A: I didn’t feel helpless but there were times when I felt frustrated that we weren’t able to respond the way we wanted to because of the constraints the situation forced on us. For the first 24 hours, this (Hari Nawas, state guest house ) was our Island. We were seven of us- few of my cabinet colleagues, DG Police, chief secretary , my principal secretary and the core commander with one of his junior officer. ‘We were the one who did the initial disaster response. Next day army installed a satellite phone which we are still using.
Q: People are accusing rescue was selective, locals were not a priority.
A:Army and NDRF have pulled out 75,000 people by boat, they have kept count, while others haven’t so the number is much higher. All these people could have not been tourists and non locals and VIPs. It was primarily how the coverage was done, most of the cameras were in the airport areas so they saw tourists and non local labourers being rescued.
Q: But 90% of the rescue work was done by locals.
A: That is fair enough. In the 2005 earthquake, snow Tsunami, in cloud burst in Ladakh people came forward. Srinagar was no different. I am not absolving government of its responsibility, primary responsibility is of the government; but if locals can get a boat and rescue people, what is the harm in that. It cannot be failure on part of the government.
Q: Do we have any estimates of the loss due to floods.
A: Not at the moment, we are have formed committees to make assessments.
There has been huge loss to crops, agriculture horticulture. A pack of apples which fetches Rs 500 is being sold for Rs 50. Fruits growers said their loss was Rs 4000 crores, the Kashmir business alliance says there loss was Rs 10000- 15000 crores but these figures need to be concretatised. Centre has promised help. Lets see what they do.
Q: What hereafter?
A. Right now just getting the water out. Its unfortunate that the flood channels have been inhabited and they will remain like that. We need to see why did old town survive and your uptown and new town get inundated. The earlier system of natural channels saved old city, we need to do the same in new city as well. We need to assist the process of drainage, there is no natural drainage.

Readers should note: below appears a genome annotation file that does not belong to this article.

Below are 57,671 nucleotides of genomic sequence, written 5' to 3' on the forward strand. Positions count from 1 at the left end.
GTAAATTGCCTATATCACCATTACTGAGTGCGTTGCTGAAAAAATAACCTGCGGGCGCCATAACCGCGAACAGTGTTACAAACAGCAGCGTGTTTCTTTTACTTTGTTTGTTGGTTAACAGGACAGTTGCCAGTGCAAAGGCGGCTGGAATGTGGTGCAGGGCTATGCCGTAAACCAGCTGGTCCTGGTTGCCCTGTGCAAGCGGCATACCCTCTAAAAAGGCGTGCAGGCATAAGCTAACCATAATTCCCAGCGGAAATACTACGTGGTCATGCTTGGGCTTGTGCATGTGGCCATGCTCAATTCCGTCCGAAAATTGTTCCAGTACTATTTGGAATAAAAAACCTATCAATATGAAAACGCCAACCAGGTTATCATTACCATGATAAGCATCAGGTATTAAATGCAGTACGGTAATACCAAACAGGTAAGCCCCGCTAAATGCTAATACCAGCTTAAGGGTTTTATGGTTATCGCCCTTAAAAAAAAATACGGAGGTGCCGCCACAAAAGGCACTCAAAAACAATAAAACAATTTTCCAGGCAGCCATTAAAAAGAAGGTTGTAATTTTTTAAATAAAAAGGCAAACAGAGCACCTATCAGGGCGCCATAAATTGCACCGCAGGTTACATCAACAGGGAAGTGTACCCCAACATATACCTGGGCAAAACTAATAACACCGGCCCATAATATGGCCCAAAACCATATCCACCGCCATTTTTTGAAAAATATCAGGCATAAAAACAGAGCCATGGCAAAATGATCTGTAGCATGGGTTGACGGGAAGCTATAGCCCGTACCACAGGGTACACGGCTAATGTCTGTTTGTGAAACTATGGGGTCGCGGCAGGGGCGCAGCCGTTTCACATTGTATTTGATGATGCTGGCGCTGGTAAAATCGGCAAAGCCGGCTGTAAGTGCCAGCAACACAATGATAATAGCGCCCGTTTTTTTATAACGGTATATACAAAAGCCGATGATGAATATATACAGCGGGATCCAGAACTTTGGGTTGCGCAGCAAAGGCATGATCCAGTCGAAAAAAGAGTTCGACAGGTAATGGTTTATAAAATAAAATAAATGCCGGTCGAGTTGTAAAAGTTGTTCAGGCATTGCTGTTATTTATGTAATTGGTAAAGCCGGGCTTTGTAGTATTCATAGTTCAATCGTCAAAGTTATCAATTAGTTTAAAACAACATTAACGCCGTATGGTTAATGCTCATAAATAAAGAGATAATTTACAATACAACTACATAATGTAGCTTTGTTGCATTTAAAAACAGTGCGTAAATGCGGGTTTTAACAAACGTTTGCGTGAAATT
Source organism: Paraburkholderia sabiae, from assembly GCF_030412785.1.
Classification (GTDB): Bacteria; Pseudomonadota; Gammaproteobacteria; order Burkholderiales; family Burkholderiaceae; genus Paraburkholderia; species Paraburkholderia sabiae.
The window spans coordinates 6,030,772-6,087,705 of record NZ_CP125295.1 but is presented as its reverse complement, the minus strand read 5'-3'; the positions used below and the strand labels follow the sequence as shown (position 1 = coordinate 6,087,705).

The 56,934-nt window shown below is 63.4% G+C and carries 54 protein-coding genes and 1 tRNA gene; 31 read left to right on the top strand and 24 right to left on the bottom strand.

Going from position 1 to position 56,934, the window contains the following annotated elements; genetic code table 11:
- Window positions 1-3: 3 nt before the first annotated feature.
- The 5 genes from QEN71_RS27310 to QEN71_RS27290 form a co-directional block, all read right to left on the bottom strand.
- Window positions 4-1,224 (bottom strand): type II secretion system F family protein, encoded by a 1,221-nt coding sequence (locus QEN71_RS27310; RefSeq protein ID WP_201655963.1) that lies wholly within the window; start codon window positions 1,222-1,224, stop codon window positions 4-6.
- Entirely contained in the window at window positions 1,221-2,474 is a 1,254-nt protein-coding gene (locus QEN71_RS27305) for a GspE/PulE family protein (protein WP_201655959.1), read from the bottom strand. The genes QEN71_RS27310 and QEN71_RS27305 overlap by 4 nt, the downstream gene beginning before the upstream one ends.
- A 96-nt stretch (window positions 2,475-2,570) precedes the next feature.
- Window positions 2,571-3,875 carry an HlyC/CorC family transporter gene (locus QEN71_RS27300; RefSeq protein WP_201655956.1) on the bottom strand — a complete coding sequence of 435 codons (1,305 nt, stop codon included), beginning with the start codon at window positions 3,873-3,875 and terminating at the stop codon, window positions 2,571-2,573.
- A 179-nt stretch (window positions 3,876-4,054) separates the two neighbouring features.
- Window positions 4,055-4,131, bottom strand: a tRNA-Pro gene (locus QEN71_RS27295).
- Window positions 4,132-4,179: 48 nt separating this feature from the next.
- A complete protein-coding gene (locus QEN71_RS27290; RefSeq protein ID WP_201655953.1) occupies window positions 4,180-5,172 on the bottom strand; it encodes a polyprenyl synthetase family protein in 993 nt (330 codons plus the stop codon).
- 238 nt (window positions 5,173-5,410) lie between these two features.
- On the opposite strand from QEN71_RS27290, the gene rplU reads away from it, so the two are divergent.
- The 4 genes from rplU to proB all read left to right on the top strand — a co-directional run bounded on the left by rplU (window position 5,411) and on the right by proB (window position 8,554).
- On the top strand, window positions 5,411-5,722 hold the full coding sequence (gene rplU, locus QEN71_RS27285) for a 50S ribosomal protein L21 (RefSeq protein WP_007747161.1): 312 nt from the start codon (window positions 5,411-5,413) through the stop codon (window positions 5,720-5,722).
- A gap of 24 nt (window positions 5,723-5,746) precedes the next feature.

No house in the areas, water was not less than in one and a half storeys so if you had a single storey house you would have been in problem.
Lot of relief has come, from various state governments and lot of individuals.
Q: What about elections? Will they be held on time or are they being deferred?
A:Honestly, I couldn’t care less. At this point and time, am so far removed from any thought of elections. I have such little interest in elections for so many reasons, the first is with people in so much distress how can you think of election. Two almost all the good work we have done in five and half years infrastructure wise ``us pe pani pergaya ‘’ --- you macadamize roads the roads are mud, you build bridges today the bridges are no where, you build building, they are inundated. What will you talk about now.
Q: How long do you think will Kashmir take to return back to normalcy.
A: Surprisingly wherever the water is receding, people are out to rebuild their lives. Its amazing how Anantnag, a few days after it dried, is trying to gather pieces. The markets are also opening. With the kind of disaster we faced, the good news is that the death toll is not very high. There have been 76 deaths in the valley so far. If we can keep it at that I will be the happiest person and it will mean something has gone right somewhere.